George Ticknor, Life, letters and journals of George Ticknor (ed. George Hillard), Chapter 8: (search)
the most cultivated and interesting. Of the Russians there are a good many that circulate in general society, and talk French and English fluently; but, really, wherever I have seen this people, I have found them so abdicating their nationality and taking the hue of the society they are among, that I have lost much of my respect for them. Two, however, whom I have known here are men to be respected anywhere. . . . . One of them is Admiral Tchitchagof, who made so much noise in the war of 1812, and who is simple and respectable, though I should not have imagined that he was distinguished for his talents. The other is Italinski, the Russian Ambassador, whom I know more, because I am in the habit of going frequently to see him. He is the author of the Explanations to the three volumes of Tischbein's Etruscan Vases, and a man of Eastern learning, particularly in the modern languages of Asia. . . . . He is now infirm, though not very old; gentle and kind in his manners; living rather
George Ticknor, Life, letters and journals of George Ticknor (ed. George Hillard), Chapter 12: (search)
h Sir Arthur Wellesley, and gained such reputation in Estremadura, that a legion of seven thousand men was collected by the influence of his name, and served under him during the rest of the war with great success. It was there he received the present of Pizarro's sword, from Pizarro's family, which he showed to me, and which I saw with no common interest. This sword, too, has attached to it a story that well shows the chivalrous character of its present possessor. He had it at his side in 1812, when the famous attack was made on Seville, where he commanded the vanguard formed of his own legion. At the moment he approached, the French began to break up the only bridge by which the city could be reached; and, in order to prevent them, Sir John made a charge at the head of his troops. A chasm had already been made, but, thinking only of his object, he put spurs to his horse and leaped to the enemy's side. His men, however, who had not horses of such mettle, could not follow, and he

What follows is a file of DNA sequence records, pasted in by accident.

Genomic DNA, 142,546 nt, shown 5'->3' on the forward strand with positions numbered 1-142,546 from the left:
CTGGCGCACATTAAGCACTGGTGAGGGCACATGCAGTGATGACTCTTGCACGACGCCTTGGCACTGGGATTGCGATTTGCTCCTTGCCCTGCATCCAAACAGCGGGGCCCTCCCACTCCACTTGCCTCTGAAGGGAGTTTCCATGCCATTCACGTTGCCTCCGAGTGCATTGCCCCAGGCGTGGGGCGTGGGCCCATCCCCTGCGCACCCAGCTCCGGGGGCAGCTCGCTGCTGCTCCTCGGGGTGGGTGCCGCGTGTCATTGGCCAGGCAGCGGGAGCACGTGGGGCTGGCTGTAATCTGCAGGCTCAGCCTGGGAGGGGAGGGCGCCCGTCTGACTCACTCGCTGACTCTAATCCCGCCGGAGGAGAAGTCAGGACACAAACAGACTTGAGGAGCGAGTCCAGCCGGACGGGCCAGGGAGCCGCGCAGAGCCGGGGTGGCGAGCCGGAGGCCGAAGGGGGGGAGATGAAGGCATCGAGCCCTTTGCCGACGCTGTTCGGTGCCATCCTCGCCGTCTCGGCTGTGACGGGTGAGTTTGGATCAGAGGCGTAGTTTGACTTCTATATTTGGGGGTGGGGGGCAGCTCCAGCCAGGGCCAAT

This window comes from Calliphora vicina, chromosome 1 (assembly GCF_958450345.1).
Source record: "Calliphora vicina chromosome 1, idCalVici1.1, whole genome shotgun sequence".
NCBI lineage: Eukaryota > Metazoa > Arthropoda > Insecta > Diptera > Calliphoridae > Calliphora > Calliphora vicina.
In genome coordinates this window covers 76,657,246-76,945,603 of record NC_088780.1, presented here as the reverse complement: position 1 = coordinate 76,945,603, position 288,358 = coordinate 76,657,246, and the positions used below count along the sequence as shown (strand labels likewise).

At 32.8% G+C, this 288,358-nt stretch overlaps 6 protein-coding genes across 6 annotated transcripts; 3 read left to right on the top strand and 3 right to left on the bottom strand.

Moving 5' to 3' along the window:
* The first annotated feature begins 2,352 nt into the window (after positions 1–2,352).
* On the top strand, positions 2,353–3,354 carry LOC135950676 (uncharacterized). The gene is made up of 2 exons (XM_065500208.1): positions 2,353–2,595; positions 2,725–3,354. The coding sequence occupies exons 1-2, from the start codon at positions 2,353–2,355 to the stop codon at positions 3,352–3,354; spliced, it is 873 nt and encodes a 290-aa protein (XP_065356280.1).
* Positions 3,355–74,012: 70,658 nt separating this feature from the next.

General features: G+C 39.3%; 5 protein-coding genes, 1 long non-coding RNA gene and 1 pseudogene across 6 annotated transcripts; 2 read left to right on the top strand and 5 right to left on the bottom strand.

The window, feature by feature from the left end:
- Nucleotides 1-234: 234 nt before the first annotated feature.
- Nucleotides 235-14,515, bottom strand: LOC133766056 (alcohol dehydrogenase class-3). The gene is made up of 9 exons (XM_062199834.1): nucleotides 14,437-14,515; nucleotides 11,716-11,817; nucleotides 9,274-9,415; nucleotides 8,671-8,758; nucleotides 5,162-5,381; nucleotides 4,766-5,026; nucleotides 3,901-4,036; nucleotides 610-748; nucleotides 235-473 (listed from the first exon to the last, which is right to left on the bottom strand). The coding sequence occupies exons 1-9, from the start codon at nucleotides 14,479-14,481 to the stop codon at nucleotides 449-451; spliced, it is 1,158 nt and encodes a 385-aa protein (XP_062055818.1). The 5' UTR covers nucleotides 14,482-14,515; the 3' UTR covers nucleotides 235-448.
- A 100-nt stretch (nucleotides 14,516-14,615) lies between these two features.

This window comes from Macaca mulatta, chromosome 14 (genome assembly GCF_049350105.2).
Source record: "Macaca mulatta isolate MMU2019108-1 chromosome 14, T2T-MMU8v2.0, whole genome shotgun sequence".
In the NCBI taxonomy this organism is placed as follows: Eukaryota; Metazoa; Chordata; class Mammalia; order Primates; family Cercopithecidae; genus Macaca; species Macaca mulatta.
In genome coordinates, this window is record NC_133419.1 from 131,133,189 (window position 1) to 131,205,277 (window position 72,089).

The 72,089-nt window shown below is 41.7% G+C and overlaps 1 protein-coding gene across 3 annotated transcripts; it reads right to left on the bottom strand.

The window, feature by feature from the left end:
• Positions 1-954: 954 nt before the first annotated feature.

George Ticknor, Life, letters and journals of George Ticknor (ed. George Hillard), Chapter 16: (search)
cknor made a memorandum which was preserved, and which may appropriately be introduced here. It is headed, Aug. 1, ‘67. Persons with whom I have lived in long friendship, and contains the names of sixteen early friends, and the dates of the commencement of each acquaintance. They are these: Curtis, C. P., from 1793; Everett, E., 1806; Everett, A. H., 1806; Prescott, W. H., 1808; Webster, D., 1808, but also slightly 1802, 1805, 1807; Haven, N. A., 1808; Daveis, C. S., 1809; Gardiner, R. H., 1812; Story, J., 1815; Allston, W., 1819. Others who survive, Curtis, T. B., from 1795; Thayer, S., 1805; Bigelow, J., 1808; Savage, J., 1809; Mason, W. P., 1809; Cogswell, J. G., 1810. Five of these gentlemen outlived him. In his old age he still had friends whom he had counted as such for sixty years, although he had outlived so many. With regard to two of those intimacies which colored and added interest to his life in the period now opening before him, his own record has already been printe